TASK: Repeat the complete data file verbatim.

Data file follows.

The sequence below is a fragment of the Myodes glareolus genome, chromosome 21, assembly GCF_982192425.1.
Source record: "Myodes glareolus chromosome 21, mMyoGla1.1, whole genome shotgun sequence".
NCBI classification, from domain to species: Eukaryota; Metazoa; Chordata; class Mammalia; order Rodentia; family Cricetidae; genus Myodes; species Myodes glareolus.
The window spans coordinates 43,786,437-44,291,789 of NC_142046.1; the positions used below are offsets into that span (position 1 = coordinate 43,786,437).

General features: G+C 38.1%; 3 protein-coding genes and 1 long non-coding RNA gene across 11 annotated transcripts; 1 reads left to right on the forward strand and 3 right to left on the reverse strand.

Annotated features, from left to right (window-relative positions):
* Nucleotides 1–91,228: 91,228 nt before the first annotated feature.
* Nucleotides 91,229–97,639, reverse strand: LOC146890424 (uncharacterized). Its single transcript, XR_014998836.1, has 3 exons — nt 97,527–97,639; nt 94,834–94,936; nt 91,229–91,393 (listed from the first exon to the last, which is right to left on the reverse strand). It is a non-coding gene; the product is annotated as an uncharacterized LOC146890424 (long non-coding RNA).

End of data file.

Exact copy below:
The sequence below is a fragment of the Myodes glareolus genome, chromosome 21, assembly GCF_982192425.1.
Source record: "Myodes glareolus chromosome 21, mMyoGla1.1, whole genome shotgun sequence".
NCBI classification, from domain to species: Eukaryota; Metazoa; Chordata; class Mammalia; order Rodentia; family Cricetidae; genus Myodes; species Myodes glareolus.
The window spans coordinates 43,786,437-44,291,789 of NC_142046.1; the positions used below are offsets into that span (position 1 = coordinate 43,786,437).

General features: G+C 38.1%; 3 protein-coding genes and 1 long non-coding RNA gene across 11 annotated transcripts; 1 reads left to right on the forward strand and 3 right to left on the reverse strand.

Annotated features, from left to right (window-relative positions):
* Nucleotides 1–91,228: 91,228 nt before the first annotated feature.
* Nucleotides 91,229–97,639, reverse strand: LOC146890424 (uncharacterized). Its single transcript, XR_014998836.1, has 3 exons — nt 97,527–97,639; nt 94,834–94,936; nt 91,229–91,393 (listed from the first exon to the last, which is right to left on the reverse strand). It is a non-coding gene; the product is annotated as an uncharacterized LOC146890424 (long non-coding RNA).